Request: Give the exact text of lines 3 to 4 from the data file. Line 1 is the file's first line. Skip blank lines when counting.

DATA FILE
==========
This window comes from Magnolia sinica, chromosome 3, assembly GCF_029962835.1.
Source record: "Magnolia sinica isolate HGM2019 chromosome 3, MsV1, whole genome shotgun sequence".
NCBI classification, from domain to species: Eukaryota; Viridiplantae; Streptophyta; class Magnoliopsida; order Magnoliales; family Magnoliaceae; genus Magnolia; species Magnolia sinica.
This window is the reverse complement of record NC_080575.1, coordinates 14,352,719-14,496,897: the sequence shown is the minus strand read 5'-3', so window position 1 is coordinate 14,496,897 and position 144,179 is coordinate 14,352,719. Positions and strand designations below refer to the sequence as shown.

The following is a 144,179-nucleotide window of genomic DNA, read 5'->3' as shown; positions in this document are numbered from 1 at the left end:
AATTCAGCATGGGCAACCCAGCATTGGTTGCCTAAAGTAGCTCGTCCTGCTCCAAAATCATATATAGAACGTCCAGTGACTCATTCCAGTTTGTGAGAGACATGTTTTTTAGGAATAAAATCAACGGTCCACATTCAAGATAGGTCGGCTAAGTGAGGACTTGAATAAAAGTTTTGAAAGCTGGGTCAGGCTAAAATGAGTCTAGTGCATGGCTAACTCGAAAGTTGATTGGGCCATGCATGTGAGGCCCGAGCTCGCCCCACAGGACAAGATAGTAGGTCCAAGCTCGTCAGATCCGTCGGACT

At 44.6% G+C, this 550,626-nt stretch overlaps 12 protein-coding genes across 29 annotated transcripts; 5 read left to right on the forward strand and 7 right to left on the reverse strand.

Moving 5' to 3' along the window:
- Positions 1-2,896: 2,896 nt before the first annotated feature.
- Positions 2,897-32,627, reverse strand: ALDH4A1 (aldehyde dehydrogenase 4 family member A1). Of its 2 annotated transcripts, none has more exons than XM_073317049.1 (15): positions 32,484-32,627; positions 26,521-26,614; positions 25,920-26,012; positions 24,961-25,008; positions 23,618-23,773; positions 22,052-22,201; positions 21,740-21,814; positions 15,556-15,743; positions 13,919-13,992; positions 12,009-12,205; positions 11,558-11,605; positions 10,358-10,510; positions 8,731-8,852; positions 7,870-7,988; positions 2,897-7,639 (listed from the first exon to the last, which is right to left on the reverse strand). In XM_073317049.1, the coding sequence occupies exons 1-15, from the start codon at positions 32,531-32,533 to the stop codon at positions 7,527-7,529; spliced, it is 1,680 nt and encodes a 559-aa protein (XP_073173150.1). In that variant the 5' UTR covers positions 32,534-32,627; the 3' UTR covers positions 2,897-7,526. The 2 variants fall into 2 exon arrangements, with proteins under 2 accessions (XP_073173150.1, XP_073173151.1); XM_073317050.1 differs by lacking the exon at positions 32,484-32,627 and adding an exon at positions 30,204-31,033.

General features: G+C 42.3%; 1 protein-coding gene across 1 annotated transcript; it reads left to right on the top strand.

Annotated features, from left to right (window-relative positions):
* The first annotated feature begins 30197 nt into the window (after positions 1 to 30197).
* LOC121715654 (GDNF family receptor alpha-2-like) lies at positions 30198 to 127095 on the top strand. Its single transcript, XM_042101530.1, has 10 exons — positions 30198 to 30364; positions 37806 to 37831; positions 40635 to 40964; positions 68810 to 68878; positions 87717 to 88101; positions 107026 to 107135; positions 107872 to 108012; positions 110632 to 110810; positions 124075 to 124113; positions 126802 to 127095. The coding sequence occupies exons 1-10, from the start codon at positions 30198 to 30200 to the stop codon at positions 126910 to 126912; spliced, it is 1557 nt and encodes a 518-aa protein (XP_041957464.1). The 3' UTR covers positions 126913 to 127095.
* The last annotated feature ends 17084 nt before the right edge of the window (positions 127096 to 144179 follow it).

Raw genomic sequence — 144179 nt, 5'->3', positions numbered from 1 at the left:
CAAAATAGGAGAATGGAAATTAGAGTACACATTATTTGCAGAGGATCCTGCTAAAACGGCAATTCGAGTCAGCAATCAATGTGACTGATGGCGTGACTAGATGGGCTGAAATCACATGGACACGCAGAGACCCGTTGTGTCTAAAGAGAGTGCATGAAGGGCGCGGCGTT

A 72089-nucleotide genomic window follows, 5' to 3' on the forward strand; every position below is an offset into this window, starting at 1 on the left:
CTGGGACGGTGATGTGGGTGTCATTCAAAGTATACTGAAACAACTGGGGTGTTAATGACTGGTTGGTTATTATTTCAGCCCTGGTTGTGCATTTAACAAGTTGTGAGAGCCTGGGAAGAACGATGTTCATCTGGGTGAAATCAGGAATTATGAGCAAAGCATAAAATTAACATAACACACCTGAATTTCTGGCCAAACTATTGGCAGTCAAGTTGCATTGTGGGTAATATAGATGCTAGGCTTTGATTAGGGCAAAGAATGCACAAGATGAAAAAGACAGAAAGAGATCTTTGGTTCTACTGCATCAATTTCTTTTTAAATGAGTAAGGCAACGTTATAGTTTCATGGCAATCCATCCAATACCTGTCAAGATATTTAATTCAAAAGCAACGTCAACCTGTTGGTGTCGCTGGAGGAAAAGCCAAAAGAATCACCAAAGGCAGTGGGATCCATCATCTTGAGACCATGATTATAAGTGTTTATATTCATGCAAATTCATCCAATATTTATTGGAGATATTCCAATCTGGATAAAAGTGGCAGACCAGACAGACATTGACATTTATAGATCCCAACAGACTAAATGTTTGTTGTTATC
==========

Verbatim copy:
NCBI classification, from domain to species: Eukaryota; Viridiplantae; Streptophyta; class Magnoliopsida; order Magnoliales; family Magnoliaceae; genus Magnolia; species Magnolia sinica.
This window is the reverse complement of record NC_080575.1, coordinates 14,352,719-14,496,897: the sequence shown is the minus strand read 5'-3', so window position 1 is coordinate 14,496,897 and position 144,179 is coordinate 14,352,719. Positions and strand designations below refer to the sequence as shown.